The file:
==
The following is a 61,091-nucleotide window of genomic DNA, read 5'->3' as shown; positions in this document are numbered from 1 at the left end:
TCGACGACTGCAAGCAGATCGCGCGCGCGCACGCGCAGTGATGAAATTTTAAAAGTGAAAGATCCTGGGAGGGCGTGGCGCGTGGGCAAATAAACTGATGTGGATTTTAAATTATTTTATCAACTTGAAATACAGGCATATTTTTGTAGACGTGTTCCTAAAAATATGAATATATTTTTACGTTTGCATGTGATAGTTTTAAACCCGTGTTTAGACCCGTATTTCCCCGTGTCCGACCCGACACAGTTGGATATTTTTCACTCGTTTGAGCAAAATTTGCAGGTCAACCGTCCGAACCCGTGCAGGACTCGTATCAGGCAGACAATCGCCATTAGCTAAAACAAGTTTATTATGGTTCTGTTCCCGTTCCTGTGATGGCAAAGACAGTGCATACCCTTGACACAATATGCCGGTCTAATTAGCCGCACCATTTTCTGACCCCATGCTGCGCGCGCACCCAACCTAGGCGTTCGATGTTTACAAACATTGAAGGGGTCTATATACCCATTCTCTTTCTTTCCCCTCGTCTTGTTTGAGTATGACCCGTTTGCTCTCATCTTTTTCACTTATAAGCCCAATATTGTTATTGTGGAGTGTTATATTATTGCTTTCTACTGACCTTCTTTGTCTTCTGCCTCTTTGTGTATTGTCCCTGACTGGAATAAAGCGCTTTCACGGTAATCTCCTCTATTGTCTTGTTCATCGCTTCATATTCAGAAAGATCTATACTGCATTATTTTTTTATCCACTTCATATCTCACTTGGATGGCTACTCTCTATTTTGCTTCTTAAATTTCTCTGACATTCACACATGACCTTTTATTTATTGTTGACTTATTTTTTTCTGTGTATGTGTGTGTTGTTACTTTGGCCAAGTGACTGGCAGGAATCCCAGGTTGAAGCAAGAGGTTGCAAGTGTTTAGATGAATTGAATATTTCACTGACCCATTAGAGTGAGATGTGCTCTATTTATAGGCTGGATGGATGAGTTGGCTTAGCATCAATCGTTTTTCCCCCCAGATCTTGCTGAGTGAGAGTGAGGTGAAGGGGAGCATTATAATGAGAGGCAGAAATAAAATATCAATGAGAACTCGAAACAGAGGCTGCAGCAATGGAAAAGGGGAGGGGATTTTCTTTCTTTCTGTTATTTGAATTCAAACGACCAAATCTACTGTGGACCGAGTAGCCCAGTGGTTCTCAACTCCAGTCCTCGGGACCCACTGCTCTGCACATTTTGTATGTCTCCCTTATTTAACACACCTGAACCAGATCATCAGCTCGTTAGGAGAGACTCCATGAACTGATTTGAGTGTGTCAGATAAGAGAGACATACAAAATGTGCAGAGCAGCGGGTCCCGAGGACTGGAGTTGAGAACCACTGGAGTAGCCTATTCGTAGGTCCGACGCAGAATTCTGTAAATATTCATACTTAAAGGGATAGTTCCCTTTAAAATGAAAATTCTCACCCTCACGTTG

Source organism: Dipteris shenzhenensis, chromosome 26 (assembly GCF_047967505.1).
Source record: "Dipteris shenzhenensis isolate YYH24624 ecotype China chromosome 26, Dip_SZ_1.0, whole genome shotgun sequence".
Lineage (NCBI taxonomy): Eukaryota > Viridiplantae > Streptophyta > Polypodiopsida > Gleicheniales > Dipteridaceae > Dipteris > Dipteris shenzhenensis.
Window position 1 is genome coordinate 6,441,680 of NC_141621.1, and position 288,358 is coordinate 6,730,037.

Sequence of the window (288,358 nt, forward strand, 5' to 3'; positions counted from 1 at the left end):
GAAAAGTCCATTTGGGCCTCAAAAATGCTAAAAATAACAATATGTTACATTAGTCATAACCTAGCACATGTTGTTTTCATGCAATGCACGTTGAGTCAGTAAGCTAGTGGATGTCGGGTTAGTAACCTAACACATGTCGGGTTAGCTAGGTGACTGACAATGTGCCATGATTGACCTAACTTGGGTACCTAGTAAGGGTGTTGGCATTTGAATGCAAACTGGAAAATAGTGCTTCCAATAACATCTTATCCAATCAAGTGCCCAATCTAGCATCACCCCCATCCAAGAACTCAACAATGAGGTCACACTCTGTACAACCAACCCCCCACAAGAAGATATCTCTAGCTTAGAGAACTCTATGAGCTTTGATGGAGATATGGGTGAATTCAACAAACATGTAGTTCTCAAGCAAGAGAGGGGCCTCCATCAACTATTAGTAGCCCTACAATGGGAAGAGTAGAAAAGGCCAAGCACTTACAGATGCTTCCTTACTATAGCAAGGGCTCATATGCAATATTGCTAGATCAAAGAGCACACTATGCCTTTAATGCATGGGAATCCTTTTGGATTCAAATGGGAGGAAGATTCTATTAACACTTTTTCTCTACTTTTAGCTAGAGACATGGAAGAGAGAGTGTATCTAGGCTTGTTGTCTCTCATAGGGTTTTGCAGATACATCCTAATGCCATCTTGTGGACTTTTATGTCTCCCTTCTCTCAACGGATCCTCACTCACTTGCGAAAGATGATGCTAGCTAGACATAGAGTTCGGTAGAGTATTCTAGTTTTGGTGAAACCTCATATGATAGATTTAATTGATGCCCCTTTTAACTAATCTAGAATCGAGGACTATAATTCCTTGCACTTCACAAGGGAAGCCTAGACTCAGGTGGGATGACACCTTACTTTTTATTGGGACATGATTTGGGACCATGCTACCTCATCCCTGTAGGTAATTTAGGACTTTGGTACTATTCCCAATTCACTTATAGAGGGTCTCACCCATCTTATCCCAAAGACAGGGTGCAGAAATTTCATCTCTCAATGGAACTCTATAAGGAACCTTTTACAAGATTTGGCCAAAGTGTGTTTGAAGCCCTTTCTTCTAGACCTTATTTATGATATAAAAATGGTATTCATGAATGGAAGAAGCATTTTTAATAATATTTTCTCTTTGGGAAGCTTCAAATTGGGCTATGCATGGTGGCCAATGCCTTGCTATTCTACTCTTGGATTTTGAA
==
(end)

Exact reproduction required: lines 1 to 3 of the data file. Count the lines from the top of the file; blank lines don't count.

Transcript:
The following is a 61,091-nucleotide window of genomic DNA, read 5'->3' as shown; positions in this document are numbered from 1 at the left end:
TCGACGACTGCAAGCAGATCGCGCGCGCGCACGCGCAGTGATGAAATTTTAAAAGTGAAAGATCCTGGGAGGGCGTGGCGCGTGGGCAAATAAACTGATGTGGATTTTAAATTATTTTATCAACTTGAAATACAGGCATATTTTTGTAGACGTGTTCCTAAAAATATGAATATATTTTTACGTTTGCATGTGATAGTTTTAAACCCGTGTTTAGACCCGTATTTCCCCGTGTCCGACCCGACACAGTTGGATATTTTTCACTCGTTTGAGCAAAATTTGCAGGTCAACCGTCCGAACCCGTGCAGGACTCGTATCAGGCAGACAATCGCCATTAGCTAAAACAAGTTTATTATGGTTCTGTTCCCGTTCCTGTGATGGCAAAGACAGTGCATACCCTTGACACAATATGCCGGTCTAATTAGCCGCACCATTTTCTGACCCCATGCTGCGCGCGCACCCAACCTAGGCGTTCGATGTTTACAAACATTGAAGGGGTCTATATACCCATTCTCTTTCTTTCCCCTCGTCTTGTTTGAGTATGACCCGTTTGCTCTCATCTTTTTCACTTATAAGCCCAATATTGTTATTGTGGAGTGTTATATTATTGCTTTCTACTGACCTTCTTTGTCTTCTGCCTCTTTGTGTATTGTCCCTGACTGGAATAAAGCGCTTTCACGGTAATCTCCTCTATTGTCTTGTTCATCGCTTCATATTCAGAAAGATCTATACTGCATTATTTTTTTATCCACTTCATATCTCACTTGGATGGCTACTCTCTATTTTGCTTCTTAAATTTCTCTGACATTCACACATGACCTTTTATTTATTGTTGACTTATTTTTTTCTGTGTATGTGTGTGTTGTTACTTTGGCCAAGTGACTGGCAGGAATCCCAGGTTGAAGCAAGAGGTTGCAAGTGTTTAGATGAATTGAATATTTCACTGACCCATTAGAGTGAGATGTGCTCTATTTATAGGCTGGATGGATGAGTTGGCTTAGCATCAATCGTTTTTCCCCCCAGATCTTGCTGAGTGAGAGTGAGGTGAAGGGGAGCATTATAATGAGAGGCAGAAATAAAATATCAATGAGAACTCGAAACAGAGGCTGCAGCAATGGAAAAGGGGAGGGGATTTTCTTTCTTTCTGTTATTTGAATTCAAACGACCAAATCTACTGTGGACCGAGTAGCCCAGTGGTTCTCAACTCCAGTCCTCGGGACCCACTGCTCTGCACATTTTGTATGTCTCCCTTATTTAACACACCTGAACCAGATCATCAGCTCGTTAGGAGAGACTCCATGAACTGATTTGAGTGTGTCAGATAAGAGAGACATACAAAATGTGCAGAGCAGCGGGTCCCGAGGACTGGAGTTGAGAACCACTGGAGTAGCCTATTCGTAGGTCCGACGCAGAATTCTGTAAATATTCATACTTAAAGGGATAGTTCCCTTTAAAATGAAAATTCTCACCCTCACGTTG

Source organism: Dipteris shenzhenensis, chromosome 26 (assembly GCF_047967505.1).